Recommendation techniques have always played a very crucial role in marketing activities. The recommender systems have been available for a long time, but it is only recently that they have started being identified with e-commerce businesses. An example of a physical recommendation that retailers adopt is when they display a mannequin with their label clothing outside their shops. Such recommendations become a challenge in an online shopping scenario. The objective of any recommendation system is to help the users find products or items that they want. In e-commerce, the system would present with a list of items to the user that they are most likely to buy. In such cases, the system must have all the information about the users (like their demography, previously bought items, channels of purchase, etc.) and the products (such as product attributes, prices, discounts available, descriptions, etc). 4 Categories of Recommender Systems: Non-personalized Content-based Collaborative filtering Hybrid systems In this blog, we will focus on non-personalized recommender systems. Non-Personalized Recommendations While a personalized recommendation system suggests products to a user based on their previous purchase history, a non-personalized recommender system displays products that are popular among the people in general during that time period. By suggesting a product that the customer may potentially buy, a recommendation system also helps a website in creating their first impression of having the products that may be of the customer’s interest. There are various types of non-personalized systems depending on the customer’s usage. Product Trending You may have noticed various e-commerce websites showcasing trending products, or “Hot Items,” either on their home pages or at a corner of their product display pages. The main purpose of displaying these trending products is to keep the visitors engaged and get them converted into customers by constantly updating the products in real-time or near real-time. These products are updated within a time bucket that may range from 15 minutes to 2 hours or 4 hours. These time buckets are based on the rate of change of the products from a highly-sold product in a time window compared to the previous time window. There are multiple flavors of trending algorithms. Three of them are explained below: 1. Average Change: Average of the difference in total sales within the time windows.
Average [ (total sale window0 – total sale window1), (total sale window1 – total sale window2) + (total sale window3 – total sale window2), ………….] 2. Weighted Average of Change: Weighted average of the recent three-time windows changes in total sales for a given period.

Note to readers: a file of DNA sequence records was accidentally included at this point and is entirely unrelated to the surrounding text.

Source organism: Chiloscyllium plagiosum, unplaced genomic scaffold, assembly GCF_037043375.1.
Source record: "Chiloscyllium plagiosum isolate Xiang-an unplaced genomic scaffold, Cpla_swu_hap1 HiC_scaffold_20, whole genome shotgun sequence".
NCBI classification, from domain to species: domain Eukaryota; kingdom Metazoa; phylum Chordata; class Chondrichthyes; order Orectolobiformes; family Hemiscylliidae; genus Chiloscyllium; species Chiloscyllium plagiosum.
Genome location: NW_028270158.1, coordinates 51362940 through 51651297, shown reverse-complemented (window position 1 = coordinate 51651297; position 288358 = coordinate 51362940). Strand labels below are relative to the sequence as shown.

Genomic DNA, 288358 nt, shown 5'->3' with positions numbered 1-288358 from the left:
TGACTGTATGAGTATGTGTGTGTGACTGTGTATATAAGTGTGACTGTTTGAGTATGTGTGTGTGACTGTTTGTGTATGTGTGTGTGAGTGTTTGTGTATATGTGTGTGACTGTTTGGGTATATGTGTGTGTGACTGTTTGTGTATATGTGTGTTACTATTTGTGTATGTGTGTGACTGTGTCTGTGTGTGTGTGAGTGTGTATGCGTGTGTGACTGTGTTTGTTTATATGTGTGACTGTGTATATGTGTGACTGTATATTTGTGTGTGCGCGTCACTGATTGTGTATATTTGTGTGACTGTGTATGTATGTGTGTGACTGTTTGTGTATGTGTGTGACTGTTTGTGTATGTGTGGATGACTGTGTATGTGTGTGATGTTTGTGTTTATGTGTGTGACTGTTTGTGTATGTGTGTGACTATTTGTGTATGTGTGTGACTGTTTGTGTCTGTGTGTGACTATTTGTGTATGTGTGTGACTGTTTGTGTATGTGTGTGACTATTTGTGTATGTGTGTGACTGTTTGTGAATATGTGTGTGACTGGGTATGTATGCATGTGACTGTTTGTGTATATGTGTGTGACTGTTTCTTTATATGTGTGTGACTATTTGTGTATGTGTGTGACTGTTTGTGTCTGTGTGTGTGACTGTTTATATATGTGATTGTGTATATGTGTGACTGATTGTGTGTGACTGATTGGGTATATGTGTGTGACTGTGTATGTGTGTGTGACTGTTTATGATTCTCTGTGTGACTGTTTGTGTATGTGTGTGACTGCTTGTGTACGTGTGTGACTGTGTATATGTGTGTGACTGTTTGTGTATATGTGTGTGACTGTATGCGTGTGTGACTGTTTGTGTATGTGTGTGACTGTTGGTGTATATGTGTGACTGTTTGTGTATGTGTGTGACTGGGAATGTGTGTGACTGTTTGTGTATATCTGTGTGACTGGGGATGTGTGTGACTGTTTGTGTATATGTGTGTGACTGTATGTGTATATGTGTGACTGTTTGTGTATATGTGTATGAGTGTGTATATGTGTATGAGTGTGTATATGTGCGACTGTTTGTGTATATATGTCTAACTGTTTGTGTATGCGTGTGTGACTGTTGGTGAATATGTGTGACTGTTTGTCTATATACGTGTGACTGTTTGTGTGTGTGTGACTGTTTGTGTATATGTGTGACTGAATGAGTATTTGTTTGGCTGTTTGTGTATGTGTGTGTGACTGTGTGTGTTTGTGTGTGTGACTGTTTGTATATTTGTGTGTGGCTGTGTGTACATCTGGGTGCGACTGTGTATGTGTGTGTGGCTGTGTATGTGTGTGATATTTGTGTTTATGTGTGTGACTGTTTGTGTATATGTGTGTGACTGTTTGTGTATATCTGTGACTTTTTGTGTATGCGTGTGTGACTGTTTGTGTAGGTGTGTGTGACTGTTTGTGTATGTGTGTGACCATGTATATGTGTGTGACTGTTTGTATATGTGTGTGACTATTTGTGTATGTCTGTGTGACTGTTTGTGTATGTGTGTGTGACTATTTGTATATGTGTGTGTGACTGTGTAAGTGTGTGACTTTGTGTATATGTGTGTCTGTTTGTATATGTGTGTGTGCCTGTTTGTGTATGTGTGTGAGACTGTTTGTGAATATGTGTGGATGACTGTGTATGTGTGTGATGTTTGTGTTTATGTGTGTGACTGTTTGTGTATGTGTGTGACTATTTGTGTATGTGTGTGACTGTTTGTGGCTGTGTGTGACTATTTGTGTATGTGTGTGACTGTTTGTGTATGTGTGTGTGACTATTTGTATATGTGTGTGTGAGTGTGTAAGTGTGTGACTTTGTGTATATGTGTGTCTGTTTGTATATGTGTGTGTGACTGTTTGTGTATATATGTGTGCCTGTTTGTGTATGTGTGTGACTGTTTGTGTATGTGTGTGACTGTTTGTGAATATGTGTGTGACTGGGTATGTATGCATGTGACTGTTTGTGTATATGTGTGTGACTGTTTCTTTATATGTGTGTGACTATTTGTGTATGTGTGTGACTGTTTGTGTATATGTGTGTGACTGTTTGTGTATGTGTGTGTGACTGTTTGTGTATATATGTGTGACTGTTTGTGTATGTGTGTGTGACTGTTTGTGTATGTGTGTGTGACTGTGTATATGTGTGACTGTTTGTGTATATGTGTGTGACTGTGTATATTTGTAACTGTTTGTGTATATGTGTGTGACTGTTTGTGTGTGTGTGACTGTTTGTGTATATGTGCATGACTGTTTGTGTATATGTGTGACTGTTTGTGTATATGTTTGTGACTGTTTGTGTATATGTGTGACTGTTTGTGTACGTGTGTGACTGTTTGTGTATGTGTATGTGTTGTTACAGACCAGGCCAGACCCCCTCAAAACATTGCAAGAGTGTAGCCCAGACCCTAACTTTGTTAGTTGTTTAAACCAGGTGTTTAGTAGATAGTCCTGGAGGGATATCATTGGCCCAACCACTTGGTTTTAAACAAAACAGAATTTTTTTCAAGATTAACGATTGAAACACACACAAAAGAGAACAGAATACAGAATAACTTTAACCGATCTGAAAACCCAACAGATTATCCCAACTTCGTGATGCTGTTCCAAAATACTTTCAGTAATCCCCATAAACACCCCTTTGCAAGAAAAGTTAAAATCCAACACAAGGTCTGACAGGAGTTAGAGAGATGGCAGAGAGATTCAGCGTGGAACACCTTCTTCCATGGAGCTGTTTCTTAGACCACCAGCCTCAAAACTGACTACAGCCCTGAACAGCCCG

(total sale window0 – total sale window1) + 0.5*(total sale window1 – total sale window2) + 0.25*(total sale window2 – total sale window3) 3. Slope: Slope of the best fitting line representing the data points in degrees. Fig.1. Comparing all 3 trending algorithms for 3 different time periods The above figure shows the number of units sold in a time bucket of 4 hours. However, other metrics, such as views, clicks, total sales, or a number of times the product was added to the cart, can be used for trending. A friendly suggestion, always normalize the product pricing when using sales dollars on deciding metrics, if you don’t want to display only the high-priced items. Product Ranking or Sequencing Product sequencing, or ranking, helps in deciding the order that the products must be displayed on your web page. Whether it’s a home page, category page or a result page of any search query, the products that are being showcased must have a logical order. Intuitively, this order should be based on the likelihood of a product being clicked or bought by the customers. Aggregate Metrics-Based Ranking Many features can be used as a proxy for this likelihood. Some of them are listed below: Number of units sold Sales in dollars Number of views Number of clicks Number of times products are added to the cart Click-through rate Sell-through percentage Add-to-bag conversion percentage Number of reviews or ratings, etc. These metrics are aggregated within a time duration, which is generally taken from 1 day to 2 weeks. General aggregations are a sum or an average. Again, don’t forget to normalize the product prices when using sales dollars as a deciding metric. Prediction Based Ranking In this technique, metrics are used to predict the product ranking for the next day with the help of historical data. The main advantage of this technique is that a trained model can help in ranking the rank according to their changing prices on a daily basis. Various machine learning algorithms, like Linear Regression, Random Forest Regression, etc., can be used to train models to predict the next day sales using input features, such as historical sales in dollars, views, units sold, available stock, daily price, day of the week, month (for modeling seasonality), discount available, rating, number of reviews, number of clicks, etc. Below are the ranking results from our prediction model using Gradient Boosted Machines (GBM). Fig.2. Product ranking system using Sales Prediction (categories: Men’s Watches, Women’s Tops) Explained above is one of the crucial tools of Non-Personalized Recommender systems. Its importance lies in the fact that it helps in creating your brand’s first impression on the new customers while serving the purpose of revenue maximization for the vendor.